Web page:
Vermont Pan, Hermanus, South Africa

24 August 2011

My previous post on Prymnesium parvum, the haptophytic, phagotrophic chrysophyte, reminded me of the Vermont Pan, a small, endorheic (internally-draining) salt pan near Hermanus on the South African southern coastline, quite near the southernmost tip of Africa.  This pan does not support fish and is one of the localities where I have found both Prymnesium and its close relative, Chrysochromulina.

Vermont Pan (left) as in the 1930s. Source: SA Surveys and Mapping

Vermont Pan (full of water) 2010 (Source: GoogleEarth)

Below are some pictures of the pan in its two alternate states, full of water or completely dry.  The pan is spring and rainfall fed, but increasingly by runoff from increasing development (compare the images above).   Anecdotal reports indicate that salt was scraped from the pan during the early part of the 20th century.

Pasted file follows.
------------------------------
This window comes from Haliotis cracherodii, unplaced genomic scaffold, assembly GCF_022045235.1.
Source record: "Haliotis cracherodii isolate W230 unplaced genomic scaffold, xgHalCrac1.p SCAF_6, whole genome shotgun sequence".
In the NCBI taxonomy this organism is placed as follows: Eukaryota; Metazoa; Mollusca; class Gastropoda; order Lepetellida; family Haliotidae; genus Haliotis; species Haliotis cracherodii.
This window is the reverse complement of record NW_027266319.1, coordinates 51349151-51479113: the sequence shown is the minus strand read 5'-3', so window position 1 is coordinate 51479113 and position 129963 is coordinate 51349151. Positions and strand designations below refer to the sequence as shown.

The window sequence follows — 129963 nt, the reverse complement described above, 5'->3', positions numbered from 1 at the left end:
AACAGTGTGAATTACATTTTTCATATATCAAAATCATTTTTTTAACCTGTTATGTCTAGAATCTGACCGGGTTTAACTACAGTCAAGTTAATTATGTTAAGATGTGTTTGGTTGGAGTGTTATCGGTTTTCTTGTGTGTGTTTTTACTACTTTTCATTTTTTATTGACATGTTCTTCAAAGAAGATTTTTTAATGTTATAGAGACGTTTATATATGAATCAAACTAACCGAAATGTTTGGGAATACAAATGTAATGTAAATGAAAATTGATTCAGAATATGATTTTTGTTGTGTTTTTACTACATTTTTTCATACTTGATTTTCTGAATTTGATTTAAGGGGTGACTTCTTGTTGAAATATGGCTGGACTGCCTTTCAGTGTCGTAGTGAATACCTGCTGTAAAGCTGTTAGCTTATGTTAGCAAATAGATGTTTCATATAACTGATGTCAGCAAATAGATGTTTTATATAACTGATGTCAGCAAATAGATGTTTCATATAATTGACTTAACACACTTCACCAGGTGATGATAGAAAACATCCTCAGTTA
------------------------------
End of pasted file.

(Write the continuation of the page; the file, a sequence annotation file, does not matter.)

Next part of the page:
Vermont Pan from eastern shore, 2000 (Photo: Bill Harding)

Littoral zone of Vermont Pan (2000) Photo: Bill Harding

Vermont Pan moonscape, 2000. Photo: Bill Harding

Bird numbers dropped towards the end of the last century (see graph), as a result of prolonged dessication and lack of habitat and nesting material – but the change in conditions towards the natural nature of the pan, i.e. saline, brought large flocks of flamingoes.

Vermont Pan. Decline in bird numbers

The pan was naturally highly-seasonal in nature but now appears to be being forced towards being wetter for longer.  Additionally, bird platforms have been installed, something that may prove to be an error as nutrient levels rise and the risks of very toxic, halotolerant Anabaena and Nodularia rear their heads.  Time will tell!

Vermont Pan February 2010. Photo: Bill Harding

Bird platforms in the Vermont Pan. Feb 2010. Photo: Bill Harding

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